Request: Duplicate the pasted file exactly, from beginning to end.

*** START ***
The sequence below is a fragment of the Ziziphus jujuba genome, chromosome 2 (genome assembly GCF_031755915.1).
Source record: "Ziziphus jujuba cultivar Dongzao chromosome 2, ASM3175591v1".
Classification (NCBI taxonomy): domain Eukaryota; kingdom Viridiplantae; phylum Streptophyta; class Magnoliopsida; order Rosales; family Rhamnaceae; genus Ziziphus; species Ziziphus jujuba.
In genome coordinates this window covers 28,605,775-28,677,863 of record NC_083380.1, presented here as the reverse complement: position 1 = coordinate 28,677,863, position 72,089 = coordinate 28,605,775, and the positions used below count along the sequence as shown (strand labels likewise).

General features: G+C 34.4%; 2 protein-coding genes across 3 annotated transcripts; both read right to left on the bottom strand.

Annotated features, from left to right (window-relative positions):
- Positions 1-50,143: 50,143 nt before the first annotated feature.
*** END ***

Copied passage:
The sequence below is a fragment of the Ziziphus jujuba genome, chromosome 2 (genome assembly GCF_031755915.1).
Source record: "Ziziphus jujuba cultivar Dongzao chromosome 2, ASM3175591v1".
Classification (NCBI taxonomy): domain Eukaryota; kingdom Viridiplantae; phylum Streptophyta; class Magnoliopsida; order Rosales; family Rhamnaceae; genus Ziziphus; species Ziziphus jujuba.
In genome coordinates this window covers 28,605,775-28,677,863 of record NC_083380.1, presented here as the reverse complement: position 1 = coordinate 28,677,863, position 72,089 = coordinate 28,605,775, and the positions used below count along the sequence as shown (strand labels likewise).

General features: G+C 34.4%; 2 protein-coding genes across 3 annotated transcripts; both read right to left on the bottom strand.

Annotated features, from left to right (window-relative positions):
- Positions 1-50,143: 50,143 nt before the first annotated feature.